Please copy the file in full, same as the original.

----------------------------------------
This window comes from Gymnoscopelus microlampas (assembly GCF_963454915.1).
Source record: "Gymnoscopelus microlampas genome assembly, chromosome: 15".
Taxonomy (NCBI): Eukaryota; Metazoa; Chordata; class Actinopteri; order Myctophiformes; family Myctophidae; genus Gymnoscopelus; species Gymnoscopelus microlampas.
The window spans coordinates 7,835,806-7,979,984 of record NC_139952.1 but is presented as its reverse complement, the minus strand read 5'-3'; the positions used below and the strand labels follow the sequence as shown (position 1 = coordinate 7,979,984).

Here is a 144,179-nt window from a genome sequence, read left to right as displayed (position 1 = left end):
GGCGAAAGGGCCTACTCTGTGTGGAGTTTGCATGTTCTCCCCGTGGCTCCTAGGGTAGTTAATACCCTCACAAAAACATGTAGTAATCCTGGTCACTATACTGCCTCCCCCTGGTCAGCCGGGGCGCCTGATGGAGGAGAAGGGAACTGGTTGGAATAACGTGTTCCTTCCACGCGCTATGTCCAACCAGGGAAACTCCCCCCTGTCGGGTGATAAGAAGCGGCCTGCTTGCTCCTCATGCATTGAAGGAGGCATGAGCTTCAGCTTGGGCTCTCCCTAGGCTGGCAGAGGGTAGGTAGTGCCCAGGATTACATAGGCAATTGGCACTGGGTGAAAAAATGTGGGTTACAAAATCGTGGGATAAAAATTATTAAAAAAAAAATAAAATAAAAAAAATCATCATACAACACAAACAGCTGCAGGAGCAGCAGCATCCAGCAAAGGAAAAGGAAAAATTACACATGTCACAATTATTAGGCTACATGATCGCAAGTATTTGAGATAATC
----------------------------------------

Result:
This window comes from Gymnoscopelus microlampas (assembly GCF_963454915.1).
Source record: "Gymnoscopelus microlampas genome assembly, chromosome: 15".
Taxonomy (NCBI): Eukaryota; Metazoa; Chordata; class Actinopteri; order Myctophiformes; family Myctophidae; genus Gymnoscopelus; species Gymnoscopelus microlampas.
The window spans coordinates 7,835,806-7,979,984 of record NC_139952.1 but is presented as its reverse complement, the minus strand read 5'-3'; the positions used below and the strand labels follow the sequence as shown (position 1 = coordinate 7,979,984).

Here is a 144,179-nt window from a genome sequence, read left to right as displayed (position 1 = left end):
GGCGAAAGGGCCTACTCTGTGTGGAGTTTGCATGTTCTCCCCGTGGCTCCTAGGGTAGTTAATACCCTCACAAAAACATGTAGTAATCCTGGTCACTATACTGCCTCCCCCTGGTCAGCCGGGGCGCCTGATGGAGGAGAAGGGAACTGGTTGGAATAACGTGTTCCTTCCACGCGCTATGTCCAACCAGGGAAACTCCCCCCTGTCGGGTGATAAGAAGCGGCCTGCTTGCTCCTCATGCATTGAAGGAGGCATGAGCTTCAGCTTGGGCTCTCCCTAGGCTGGCAGAGGGTAGGTAGTGCCCAGGATTACATAGGCAATTGGCACTGGGTGAAAAAATGTGGGTTACAAAATCGTGGGATAAAAATTATTAAAAAAAAAATAAAATAAAAAAAATCATCATACAACACAAACAGCTGCAGGAGCAGCAGCATCCAGCAAAGGAAAAGGAAAAATTACACATGTCACAATTATTAGGCTACATGATCGCAAGTATTTGAGATAATC